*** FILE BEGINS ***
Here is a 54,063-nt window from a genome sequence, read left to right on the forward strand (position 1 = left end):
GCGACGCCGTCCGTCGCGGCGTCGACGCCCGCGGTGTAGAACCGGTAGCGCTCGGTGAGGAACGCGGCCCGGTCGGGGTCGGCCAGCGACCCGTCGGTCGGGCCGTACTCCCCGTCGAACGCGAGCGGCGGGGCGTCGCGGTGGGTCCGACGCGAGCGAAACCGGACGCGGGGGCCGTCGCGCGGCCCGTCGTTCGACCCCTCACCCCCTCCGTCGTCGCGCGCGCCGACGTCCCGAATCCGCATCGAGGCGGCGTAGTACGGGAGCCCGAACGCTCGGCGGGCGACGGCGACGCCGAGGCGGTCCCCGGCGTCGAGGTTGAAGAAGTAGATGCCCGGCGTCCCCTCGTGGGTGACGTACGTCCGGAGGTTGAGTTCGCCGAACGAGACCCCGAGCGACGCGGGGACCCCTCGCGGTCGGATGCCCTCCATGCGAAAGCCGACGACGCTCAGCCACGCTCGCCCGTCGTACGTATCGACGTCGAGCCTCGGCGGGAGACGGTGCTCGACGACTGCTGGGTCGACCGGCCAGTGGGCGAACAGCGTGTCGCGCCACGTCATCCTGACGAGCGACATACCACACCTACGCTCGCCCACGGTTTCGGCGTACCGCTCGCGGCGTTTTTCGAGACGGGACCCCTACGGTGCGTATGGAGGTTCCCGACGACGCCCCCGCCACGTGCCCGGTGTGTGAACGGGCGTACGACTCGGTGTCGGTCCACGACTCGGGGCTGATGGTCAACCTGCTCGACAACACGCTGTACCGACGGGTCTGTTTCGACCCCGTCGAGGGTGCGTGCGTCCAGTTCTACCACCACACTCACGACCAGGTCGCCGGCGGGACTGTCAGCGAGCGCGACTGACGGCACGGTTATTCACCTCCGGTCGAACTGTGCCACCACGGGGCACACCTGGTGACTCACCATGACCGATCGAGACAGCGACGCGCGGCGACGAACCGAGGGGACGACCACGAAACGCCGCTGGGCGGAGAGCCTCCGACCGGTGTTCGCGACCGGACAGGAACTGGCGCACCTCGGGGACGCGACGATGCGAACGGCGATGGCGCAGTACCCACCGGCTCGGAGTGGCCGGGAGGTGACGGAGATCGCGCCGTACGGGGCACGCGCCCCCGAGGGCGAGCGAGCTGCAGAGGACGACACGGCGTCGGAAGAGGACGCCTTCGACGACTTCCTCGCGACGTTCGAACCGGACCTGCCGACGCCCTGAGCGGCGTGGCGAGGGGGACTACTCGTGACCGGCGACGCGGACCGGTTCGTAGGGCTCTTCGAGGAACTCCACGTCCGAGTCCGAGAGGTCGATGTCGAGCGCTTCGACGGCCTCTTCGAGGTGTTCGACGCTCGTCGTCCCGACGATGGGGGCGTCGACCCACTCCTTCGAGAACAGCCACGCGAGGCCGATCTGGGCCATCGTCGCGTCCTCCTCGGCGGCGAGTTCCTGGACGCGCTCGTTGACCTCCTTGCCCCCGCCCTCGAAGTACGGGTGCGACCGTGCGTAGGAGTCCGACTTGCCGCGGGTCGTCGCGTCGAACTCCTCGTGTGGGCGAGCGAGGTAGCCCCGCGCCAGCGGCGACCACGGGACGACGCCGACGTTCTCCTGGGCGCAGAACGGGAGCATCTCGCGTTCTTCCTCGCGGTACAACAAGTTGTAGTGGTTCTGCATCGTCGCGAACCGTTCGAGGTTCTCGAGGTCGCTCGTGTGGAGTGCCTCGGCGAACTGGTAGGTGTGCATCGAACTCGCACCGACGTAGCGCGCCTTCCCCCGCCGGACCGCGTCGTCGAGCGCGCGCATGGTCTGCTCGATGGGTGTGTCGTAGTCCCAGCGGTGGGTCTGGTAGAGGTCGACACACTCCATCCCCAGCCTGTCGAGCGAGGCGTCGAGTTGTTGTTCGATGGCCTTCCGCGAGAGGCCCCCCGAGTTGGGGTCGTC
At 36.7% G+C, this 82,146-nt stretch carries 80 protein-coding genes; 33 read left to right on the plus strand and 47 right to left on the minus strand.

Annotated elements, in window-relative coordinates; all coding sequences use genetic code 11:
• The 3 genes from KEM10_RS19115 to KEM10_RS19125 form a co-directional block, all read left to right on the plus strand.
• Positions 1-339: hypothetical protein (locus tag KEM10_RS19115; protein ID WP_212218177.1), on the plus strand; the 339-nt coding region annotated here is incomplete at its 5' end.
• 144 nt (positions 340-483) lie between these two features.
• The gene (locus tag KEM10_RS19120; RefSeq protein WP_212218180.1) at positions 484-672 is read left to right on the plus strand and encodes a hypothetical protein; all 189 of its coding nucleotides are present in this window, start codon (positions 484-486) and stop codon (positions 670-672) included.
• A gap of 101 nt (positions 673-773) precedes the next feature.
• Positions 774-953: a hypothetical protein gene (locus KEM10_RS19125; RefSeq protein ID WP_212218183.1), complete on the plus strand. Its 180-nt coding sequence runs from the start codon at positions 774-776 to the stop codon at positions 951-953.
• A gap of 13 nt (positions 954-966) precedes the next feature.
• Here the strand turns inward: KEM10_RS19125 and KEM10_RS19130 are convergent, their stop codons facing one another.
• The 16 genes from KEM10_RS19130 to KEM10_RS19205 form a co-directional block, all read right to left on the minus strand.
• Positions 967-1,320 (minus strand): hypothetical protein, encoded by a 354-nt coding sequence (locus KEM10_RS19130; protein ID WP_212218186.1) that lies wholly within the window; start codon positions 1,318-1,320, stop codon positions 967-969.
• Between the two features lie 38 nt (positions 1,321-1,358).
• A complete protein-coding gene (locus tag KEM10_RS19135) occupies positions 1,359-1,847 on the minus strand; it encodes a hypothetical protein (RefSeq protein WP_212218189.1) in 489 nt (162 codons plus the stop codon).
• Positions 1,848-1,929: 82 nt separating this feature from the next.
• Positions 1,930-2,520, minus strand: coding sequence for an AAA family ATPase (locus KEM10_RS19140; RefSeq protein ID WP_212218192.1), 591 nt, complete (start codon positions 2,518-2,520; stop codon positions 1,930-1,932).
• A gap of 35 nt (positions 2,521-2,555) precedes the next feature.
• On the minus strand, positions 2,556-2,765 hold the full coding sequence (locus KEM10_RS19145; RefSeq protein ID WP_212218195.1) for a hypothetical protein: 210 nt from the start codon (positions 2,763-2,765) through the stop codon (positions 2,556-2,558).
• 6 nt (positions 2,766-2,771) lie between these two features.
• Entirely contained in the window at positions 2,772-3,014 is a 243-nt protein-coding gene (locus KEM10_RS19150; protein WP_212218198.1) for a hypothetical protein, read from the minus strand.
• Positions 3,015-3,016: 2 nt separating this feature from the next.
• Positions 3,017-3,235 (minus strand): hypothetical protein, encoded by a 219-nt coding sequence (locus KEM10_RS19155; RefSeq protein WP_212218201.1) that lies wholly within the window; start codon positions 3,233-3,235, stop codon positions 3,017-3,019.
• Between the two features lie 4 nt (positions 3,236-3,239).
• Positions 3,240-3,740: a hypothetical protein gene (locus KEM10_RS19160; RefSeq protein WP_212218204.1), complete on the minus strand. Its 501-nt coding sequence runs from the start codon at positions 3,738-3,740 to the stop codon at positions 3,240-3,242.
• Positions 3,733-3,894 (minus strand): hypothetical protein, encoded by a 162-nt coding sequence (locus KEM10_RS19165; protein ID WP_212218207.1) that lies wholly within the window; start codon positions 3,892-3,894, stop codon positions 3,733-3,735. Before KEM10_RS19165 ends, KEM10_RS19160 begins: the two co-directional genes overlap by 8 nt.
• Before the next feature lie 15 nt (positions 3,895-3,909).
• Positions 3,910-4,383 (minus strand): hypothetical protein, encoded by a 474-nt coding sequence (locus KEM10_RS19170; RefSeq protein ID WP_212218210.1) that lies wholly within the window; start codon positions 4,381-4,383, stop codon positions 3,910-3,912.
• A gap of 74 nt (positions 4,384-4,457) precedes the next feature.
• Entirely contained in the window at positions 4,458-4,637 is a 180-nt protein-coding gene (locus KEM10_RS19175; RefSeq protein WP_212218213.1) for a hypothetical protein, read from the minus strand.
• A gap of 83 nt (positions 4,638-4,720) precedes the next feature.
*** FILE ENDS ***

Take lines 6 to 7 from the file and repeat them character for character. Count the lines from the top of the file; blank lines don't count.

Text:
• Positions 1-339: hypothetical protein (locus tag KEM10_RS19115; protein ID WP_212218177.1), on the plus strand; the 339-nt coding region annotated here is incomplete at its 5' end.
• 144 nt (positions 340-483) lie between these two features.